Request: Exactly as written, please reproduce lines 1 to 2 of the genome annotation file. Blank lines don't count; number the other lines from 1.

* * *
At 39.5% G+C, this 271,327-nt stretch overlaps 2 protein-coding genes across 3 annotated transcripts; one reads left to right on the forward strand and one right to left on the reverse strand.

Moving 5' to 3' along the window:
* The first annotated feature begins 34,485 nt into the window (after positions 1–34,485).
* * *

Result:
At 39.5% G+C, this 271,327-nt stretch overlaps 2 protein-coding genes across 3 annotated transcripts; one reads left to right on the forward strand and one right to left on the reverse strand.

Moving 5' to 3' along the window: